Local fundraising: a grand tradition
Trying to decide among an endless list of summer fundraisers? Here’s how I see it: You can send your cash to a far-off charity and never really know where your money went. Or you can hand it over to your neighbours and watch it grow. On July 28, two community groups—one old and one new—will be joining forces for a big day in Honeywood.
For nearly half a century, neighbours have gathered over a mid-summer meal in support of the North Dufferin Community Centre. The first fundraiser, following a winter fire that razed the wooden building, was held in August 1965 and everything on the table was donated: beef, salads and pies. Diners sat on straw bales in the parking lot. Even the barbecue was borrowed.
That first dinner raised $2,200. When you consider that last year’s event raised about $6,000, it’s clear that the early gathering was remarkable for its generosity. (For cost comparison: Ontario Hydro erected six miles of high-power lines to serve the new ice plant for $2,500.) Along with talent and materials donated by neighbours, the funds raised were pooled with government contributions to rebuild by the following winter, with the improvements of artificial ice and a new party room.
For many years, the fundraiser was an all-day event, including baseball and other outdoor fun, followed by the dinner. Recent years have been quieter, though, with people showing up for the barbecue and heading right back to the car. Donations have declined. Volunteers are getting thin on the ground. But the need has not diminished. Maintenance costs for the large building are high. A replacement Zamboni is on the horizon. And a few bucks would freshen up that now-aging party room.
“Times have changed,” notes Mayor Paul Mills. “We need younger people to work with us now to keep the community centre going.”
Enter Stomp the Mega Quarry, a “first-annual” upstart devised to benefit the Melancthon-Mulmur citizens’ group, NDACT. Rather than compete, the event organizers decided to share the spotlight for a day.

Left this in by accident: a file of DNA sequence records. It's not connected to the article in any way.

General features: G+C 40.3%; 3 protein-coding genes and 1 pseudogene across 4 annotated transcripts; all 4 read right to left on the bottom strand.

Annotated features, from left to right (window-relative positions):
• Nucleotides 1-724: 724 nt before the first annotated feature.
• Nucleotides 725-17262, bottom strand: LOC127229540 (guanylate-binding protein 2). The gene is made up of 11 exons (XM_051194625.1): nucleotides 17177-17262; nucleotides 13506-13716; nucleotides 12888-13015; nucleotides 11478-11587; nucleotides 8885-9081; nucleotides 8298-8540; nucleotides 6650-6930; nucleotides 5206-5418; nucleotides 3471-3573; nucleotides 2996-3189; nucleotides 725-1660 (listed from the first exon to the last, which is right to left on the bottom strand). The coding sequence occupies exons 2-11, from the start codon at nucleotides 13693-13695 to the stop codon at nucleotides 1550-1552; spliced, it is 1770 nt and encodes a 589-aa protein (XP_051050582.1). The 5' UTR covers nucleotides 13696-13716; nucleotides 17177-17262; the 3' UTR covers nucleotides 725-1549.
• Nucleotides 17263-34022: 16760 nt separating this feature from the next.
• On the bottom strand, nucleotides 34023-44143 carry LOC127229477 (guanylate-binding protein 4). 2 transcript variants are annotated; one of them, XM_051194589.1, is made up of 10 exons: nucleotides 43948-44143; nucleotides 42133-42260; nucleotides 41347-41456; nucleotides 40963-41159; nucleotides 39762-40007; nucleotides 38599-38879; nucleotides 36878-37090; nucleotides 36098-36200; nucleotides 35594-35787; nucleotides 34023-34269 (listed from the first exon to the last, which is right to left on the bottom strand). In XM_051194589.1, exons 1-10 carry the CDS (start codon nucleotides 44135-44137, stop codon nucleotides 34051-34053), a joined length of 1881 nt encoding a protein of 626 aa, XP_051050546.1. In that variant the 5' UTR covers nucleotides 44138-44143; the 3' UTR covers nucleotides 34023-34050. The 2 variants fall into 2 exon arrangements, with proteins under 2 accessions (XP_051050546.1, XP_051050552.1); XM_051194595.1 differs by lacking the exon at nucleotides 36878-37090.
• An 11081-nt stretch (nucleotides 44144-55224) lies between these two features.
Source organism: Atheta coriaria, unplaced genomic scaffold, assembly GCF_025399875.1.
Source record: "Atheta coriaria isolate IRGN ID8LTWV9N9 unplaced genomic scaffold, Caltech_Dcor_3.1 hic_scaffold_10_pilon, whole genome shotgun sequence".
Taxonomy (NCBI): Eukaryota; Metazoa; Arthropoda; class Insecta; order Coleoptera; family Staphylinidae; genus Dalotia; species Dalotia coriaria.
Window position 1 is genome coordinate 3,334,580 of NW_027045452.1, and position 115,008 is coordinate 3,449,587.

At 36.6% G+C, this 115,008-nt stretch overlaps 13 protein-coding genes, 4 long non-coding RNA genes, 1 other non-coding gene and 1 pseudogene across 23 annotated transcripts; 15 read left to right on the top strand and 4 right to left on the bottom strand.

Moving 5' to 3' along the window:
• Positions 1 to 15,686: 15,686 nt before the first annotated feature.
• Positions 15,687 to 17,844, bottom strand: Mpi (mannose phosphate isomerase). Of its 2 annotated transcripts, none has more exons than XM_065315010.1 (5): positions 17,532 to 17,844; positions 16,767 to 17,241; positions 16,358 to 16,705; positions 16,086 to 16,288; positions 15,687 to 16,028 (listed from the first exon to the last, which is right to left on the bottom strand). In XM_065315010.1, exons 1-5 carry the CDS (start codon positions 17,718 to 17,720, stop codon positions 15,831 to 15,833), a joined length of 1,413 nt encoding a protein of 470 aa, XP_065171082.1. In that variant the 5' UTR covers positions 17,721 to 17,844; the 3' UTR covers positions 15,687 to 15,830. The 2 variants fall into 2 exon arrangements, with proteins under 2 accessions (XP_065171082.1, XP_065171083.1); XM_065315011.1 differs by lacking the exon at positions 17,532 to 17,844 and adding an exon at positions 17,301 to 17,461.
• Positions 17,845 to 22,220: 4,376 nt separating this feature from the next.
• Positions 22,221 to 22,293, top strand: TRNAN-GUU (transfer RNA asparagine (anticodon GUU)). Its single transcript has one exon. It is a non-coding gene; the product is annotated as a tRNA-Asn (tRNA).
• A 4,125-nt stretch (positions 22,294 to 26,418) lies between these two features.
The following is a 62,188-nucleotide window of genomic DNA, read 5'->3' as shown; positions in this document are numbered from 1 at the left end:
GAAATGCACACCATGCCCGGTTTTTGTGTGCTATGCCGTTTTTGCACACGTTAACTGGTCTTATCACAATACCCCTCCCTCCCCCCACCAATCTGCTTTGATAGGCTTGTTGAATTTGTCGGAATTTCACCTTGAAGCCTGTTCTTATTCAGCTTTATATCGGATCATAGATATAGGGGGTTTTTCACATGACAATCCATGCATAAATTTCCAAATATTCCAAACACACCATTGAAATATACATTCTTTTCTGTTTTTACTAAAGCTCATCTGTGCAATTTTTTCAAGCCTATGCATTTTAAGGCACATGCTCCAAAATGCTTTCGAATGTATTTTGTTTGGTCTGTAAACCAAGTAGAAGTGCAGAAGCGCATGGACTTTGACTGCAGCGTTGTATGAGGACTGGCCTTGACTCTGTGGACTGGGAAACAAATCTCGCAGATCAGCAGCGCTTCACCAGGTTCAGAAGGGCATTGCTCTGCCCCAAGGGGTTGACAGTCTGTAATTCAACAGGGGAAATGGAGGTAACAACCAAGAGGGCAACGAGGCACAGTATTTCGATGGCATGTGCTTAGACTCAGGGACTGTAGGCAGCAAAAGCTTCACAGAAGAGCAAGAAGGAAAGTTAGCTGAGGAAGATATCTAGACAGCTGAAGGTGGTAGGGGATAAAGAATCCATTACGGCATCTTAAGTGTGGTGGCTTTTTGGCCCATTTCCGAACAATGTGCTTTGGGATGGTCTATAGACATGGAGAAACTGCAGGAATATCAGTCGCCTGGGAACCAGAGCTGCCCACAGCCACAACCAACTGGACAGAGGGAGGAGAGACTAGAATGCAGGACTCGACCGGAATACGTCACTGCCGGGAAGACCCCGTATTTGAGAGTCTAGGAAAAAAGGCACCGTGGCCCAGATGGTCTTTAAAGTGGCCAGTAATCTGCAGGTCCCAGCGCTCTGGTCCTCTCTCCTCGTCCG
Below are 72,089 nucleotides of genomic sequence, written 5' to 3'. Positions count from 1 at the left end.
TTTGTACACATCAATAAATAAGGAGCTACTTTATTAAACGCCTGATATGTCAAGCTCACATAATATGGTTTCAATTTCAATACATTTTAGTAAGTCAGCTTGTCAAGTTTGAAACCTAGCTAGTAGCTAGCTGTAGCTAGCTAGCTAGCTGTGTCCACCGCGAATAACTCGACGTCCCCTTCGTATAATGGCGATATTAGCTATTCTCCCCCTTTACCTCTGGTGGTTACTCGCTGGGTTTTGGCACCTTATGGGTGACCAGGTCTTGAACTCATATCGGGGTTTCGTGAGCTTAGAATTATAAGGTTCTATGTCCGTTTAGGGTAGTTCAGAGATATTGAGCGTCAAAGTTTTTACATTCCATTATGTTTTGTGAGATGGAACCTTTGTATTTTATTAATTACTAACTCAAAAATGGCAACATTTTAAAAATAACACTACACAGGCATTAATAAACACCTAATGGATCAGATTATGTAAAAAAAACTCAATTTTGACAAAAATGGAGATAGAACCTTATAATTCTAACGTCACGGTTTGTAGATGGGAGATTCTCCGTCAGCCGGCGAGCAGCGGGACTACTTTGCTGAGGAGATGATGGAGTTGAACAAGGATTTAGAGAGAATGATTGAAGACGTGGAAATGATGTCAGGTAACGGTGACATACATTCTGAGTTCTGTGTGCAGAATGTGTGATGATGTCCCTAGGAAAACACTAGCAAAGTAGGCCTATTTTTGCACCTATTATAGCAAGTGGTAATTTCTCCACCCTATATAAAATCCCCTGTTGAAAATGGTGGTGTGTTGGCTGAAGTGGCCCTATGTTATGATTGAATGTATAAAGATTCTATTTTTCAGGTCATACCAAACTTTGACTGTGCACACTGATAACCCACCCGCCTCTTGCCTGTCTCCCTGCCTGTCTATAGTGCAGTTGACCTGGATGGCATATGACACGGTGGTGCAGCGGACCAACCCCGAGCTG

The idea behind the Stomp is to get people out on the roads and trails to deepen their knowledge of the region that would be most affected by the proposed quarry. The focus is on food and water, and maintaining oversight on resource use in the region. The “Stomp” will include a lookout point where a large picture frame will capture the view – ideal for photographs and for contemplation on how that view may change in the future.
“This is not a short fight,” says race director Maria Burton. “We need young people to care about this issue because it will transcend generations.”
The races are set up to suit all generations, from a 5-kilometre stroll to a full marathon. You can walk or run the 5-kilometre, 10-kilometre, half- or full-marathon course. Or you can ride your bike on a 10-kilometre or 20-kilometre course. There is also a kids’ mad dash in the centre of the village.
The kick-off happens before the heat of the day, with the first bikers heading out at 7 am. Those who prefer a more leisurely start can sign up for the shorter walk or run starting about 9 am. With all that action, appetites should be keen for a Honeywood-style barbecue lunch and an afternoon of live music in the outdoor tent. Following the race ceremonies, the party will keep on going with the traditional dinner in the arena.
This year, the party starts early and it’s going to take a big crowd to pull this thing off. Sounds like we’ve come full circle in a half-century. Won’t you join the party?
“I think we can make a difference,” says Maria. “And it’s a great way to celebrate the area.”
Get your registration from the NDACT website (ndact.com) and sign up online, by email (email@example.com) or fax (519 925-2866). You can pick up registration forms from Shelburne Physiotherapy (167 Centre St., Shelburne) or French’s Flowers (124 Main St., Shelburne). Dinner tickets are also available at the door. If you think you’d like to join, as a stroller or racer, sign up today and help your neighbours plan this awesome day.